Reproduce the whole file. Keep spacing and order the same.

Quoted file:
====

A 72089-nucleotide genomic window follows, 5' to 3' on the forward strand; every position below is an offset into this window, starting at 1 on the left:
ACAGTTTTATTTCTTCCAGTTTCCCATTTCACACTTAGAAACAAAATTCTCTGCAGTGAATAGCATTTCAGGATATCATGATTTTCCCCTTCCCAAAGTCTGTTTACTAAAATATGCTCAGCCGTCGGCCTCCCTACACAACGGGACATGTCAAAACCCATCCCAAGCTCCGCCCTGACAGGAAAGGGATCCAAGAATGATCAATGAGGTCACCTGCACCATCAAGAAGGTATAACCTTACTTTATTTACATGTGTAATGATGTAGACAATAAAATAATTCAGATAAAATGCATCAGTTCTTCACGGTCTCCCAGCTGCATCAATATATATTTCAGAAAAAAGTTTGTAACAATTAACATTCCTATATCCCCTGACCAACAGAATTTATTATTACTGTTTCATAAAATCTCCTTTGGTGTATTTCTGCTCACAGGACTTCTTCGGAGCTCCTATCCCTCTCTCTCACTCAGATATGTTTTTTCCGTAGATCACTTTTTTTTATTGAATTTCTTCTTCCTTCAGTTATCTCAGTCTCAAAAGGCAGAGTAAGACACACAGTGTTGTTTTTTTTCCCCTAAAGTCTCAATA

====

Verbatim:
A 72089-nucleotide genomic window follows, 5' to 3' on the forward strand; every position below is an offset into this window, starting at 1 on the left:
ACAGTTTTATTTCTTCCAGTTTCCCATTTCACACTTAGAAACAAAATTCTCTGCAGTGAATAGCATTTCAGGATATCATGATTTTCCCCTTCCCAAAGTCTGTTTACTAAAATATGCTCAGCCGTCGGCCTCCCTACACAACGGGACATGTCAAAACCCATCCCAAGCTCCGCCCTGACAGGAAAGGGATCCAAGAATGATCAATGAGGTCACCTGCACCATCAAGAAGGTATAACCTTACTTTATTTACATGTGTAATGATGTAGACAATAAAATAATTCAGATAAAATGCATCAGTTCTTCACGGTCTCCCAGCTGCATCAATATATATTTCAGAAAAAAGTTTGTAACAATTAACATTCCTATATCCCCTGACCAACAGAATTTATTATTACTGTTTCATAAAATCTCCTTTGGTGTATTTCTGCTCACAGGACTTCTTCGGAGCTCCTATCCCTCTCTCTCACTCAGATATGTTTTTTCCGTAGATCACTTTTTTTTATTGAATTTCTTCTTCCTTCAGTTATCTCAGTCTCAAAAGGCAGAGTAAGACACACAGTGTTGTTTTTTTTCCCCTAAAGTCTCAATA